FHA Prepares for 2017 Housing Boom by Raising Loan Amounts and Lowering Fees
January 9, 2017
by Dean Henderson
After several years of stifled growth held back by ever increasing layers of burdensome government regulations, a new optimism for consumer confidence in housing will be aided by policy changes in the United States Department of Housing and Urban Development(HUD).
The Federal Housing Administration(FHA) has announced that in 2017 the maximum loan amounts for FHA mortgages will be increased in the high-cost California areas of Los Angeles and Orange Counties from $625,500 to $636,150.
In addition to the increased loan amounts FHA has also announced it will decrease the amount of monthly mortgage insurance charged on FHA loans by 25 basis points on most mortgages beginning the week after the new administration takes office.
In the Antelope Valley, most first-time homebuyers utilize the 3.5% down payment FHA program which currently has an annual mortgage insurance factor of .85%. This will be reduced to .60%. Assuming an average sales price of $269,000 the monthly mortgage insurance premium will be decreasing from $182.33 to $128.71 which is a savings of over $53 per month or $643 per year. This could increase the buying power of homebuyers by approximately $8,000.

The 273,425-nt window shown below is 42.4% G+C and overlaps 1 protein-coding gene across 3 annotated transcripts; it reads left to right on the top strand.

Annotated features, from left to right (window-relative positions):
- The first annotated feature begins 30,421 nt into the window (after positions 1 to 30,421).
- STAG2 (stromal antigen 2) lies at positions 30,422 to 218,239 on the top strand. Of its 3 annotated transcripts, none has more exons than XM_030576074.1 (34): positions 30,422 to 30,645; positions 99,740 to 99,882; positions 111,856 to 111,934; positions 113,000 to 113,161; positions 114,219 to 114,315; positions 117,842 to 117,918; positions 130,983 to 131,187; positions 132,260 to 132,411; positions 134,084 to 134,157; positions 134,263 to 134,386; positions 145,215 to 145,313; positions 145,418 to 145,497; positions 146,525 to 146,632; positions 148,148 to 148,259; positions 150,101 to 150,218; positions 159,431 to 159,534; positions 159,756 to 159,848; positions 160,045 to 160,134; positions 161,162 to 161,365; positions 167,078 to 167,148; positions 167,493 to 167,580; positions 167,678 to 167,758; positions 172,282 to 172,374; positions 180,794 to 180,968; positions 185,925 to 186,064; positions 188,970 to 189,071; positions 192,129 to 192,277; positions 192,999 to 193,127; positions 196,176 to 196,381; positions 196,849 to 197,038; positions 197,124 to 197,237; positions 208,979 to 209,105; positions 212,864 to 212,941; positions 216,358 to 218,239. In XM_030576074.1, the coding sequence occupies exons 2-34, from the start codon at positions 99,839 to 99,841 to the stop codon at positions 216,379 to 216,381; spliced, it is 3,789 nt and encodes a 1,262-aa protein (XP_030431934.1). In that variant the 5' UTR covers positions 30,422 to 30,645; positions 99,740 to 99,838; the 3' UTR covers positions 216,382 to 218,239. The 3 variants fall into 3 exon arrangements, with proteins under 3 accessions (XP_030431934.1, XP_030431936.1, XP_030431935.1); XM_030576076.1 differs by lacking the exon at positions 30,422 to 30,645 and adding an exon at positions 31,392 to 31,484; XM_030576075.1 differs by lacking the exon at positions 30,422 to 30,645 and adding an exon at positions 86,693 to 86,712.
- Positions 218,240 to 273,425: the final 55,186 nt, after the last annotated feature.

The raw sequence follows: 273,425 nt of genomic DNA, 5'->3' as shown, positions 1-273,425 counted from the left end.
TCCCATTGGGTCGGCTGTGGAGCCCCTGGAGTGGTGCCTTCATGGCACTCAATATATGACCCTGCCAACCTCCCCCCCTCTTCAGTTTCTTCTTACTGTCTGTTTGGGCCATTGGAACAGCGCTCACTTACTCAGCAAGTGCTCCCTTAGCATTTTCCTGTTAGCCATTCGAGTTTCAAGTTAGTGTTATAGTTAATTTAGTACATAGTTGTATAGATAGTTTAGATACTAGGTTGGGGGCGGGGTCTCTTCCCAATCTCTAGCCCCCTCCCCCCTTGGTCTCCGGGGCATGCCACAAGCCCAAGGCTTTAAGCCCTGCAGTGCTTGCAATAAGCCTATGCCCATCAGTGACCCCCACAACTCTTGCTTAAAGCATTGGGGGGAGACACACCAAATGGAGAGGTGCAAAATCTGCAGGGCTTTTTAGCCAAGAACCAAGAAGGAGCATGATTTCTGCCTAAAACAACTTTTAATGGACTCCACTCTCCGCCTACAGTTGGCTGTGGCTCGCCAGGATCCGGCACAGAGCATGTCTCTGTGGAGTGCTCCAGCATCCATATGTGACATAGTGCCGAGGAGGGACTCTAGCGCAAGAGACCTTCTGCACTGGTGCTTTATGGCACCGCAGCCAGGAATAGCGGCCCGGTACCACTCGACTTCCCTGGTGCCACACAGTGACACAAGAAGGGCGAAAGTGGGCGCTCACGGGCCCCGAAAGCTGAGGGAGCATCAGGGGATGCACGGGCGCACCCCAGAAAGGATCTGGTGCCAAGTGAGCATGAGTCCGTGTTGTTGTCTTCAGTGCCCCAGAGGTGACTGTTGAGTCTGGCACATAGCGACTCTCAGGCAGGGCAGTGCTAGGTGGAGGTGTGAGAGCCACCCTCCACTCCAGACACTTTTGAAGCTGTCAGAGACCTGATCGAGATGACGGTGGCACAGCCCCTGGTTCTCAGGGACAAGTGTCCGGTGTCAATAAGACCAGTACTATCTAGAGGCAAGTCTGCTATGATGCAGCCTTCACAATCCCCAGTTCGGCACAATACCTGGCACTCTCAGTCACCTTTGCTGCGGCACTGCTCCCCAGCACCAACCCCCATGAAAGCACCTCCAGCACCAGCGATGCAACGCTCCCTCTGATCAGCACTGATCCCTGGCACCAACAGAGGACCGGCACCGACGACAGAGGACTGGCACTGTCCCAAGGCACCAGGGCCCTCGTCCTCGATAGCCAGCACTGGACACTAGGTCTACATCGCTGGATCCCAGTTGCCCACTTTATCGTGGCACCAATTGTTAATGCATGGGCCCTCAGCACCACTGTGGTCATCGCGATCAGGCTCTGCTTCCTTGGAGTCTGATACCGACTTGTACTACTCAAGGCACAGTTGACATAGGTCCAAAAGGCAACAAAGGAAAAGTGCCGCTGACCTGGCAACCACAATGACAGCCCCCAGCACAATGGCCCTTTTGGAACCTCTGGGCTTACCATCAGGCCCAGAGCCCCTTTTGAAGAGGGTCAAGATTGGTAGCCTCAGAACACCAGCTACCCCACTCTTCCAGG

Ed Golding, HUD’s principal deputy assistant secretary for housing said, “Homeownership is the way most middle class Americans build wealth and achieve financial security for themselves and their families. This conservative reduction in our premium rates is an appropriate measure to support them on their path to the American dream.”
The FHA said that the premium cut “will significantly expand” access to mortgage credit and lower the cost of housing for the approximately 1 million households who are expected to purchase a home or refinance their mortgages using FHA-insured financing in 2017.
For a full breakdown of the premium cuts, click here for the details from HUD.
For more information of FHA Home Loan please contact:
Dean Henderson, CRMS
President, Financial Indepedence Mortgage